To mitigate the health risks associated with exposure to radionuclides, the United States Environmental Protection Agency has regulated radium-226 (226Ra) and radium-228 (228Ra) to remain below 5 picocuries per litre of water (pCi/L), gross alpha including radium-226 to remain below 15 pCi/L, and uranium to remain below 30 µg/L, which has been converted by the EPA to be approximately 20 pCi/L (EPA, 2001).

Many of the drinking water standards were put in place decades ago and have not been updated. The Environmental Working Group (EWG) collaborates with state and federal agencies to obtain tap water quality data and provides health

Table 1. EPA maximum contaminant levels (MCLs) for radionuclides in drinking water (excluding radon).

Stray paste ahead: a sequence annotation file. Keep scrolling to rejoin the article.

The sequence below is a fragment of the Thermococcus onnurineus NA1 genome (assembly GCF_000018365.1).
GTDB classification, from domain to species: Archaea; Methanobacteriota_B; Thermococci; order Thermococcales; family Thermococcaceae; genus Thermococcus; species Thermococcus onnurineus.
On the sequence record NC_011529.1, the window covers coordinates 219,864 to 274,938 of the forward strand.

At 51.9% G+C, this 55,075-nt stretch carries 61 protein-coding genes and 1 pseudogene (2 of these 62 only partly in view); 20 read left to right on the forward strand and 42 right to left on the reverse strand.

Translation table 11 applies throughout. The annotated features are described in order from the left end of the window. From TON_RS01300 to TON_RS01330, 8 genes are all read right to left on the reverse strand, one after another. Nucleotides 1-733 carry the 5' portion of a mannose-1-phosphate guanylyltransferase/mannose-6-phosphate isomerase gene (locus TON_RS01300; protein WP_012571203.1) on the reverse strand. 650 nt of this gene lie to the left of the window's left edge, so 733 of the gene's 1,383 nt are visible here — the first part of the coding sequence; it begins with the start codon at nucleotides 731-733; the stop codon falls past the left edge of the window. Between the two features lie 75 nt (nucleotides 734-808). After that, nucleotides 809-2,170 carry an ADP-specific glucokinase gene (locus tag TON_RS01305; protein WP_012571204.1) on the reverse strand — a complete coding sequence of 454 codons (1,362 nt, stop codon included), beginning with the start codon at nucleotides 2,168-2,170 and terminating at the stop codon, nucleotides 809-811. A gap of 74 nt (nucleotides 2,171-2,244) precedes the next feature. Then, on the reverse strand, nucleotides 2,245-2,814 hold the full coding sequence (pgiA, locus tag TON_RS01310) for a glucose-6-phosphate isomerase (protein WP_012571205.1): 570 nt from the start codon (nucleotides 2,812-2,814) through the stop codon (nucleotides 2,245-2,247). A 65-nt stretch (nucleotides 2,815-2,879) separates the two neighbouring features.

guidelines, which may not be taken into consideration at a federal level. EWG regulations consider the heightened vulnerability of chemical toxicity to children, immunocompromised individuals, and pregnant women, to bridge the gap between the outdated federal standards (EWG, 2019; Environmental Protection Division, 2020). Hence, although many drinking water facilities are within legal compliance for toxic chemicals mandated by the federal agencies, these regulations are not always safe. These toxic chemicals and new emerging chemicals leave the general population susceptible to health problems. The Environmental Protection Agency sets the legal limits for combined radium (−226 & −228) while the EWG health guidelines limit radium levels at 0.05 pCi/L (EWG, 2019). In addition to discrepancies between the health guidelines and federally mandated guidelines, social disparities are also an undeniable problem facing drinking water treatment facilities, as shown in a study correlating race/ethnicity and socioeconomic backgrounds to arsenic and nitrate levels (Balazs et al., 2011; Balazs et al., 2012). Previous studies have demonstrated water quality disparities correlating to socioeconomic background to demonstrate chemical, biological and physiccal contaminant levels (Karim et al., 2020), but this study is the first of its kind to elaborate on the correlation and association between radioactive contaminant levels in drinking water and socioeconomic background.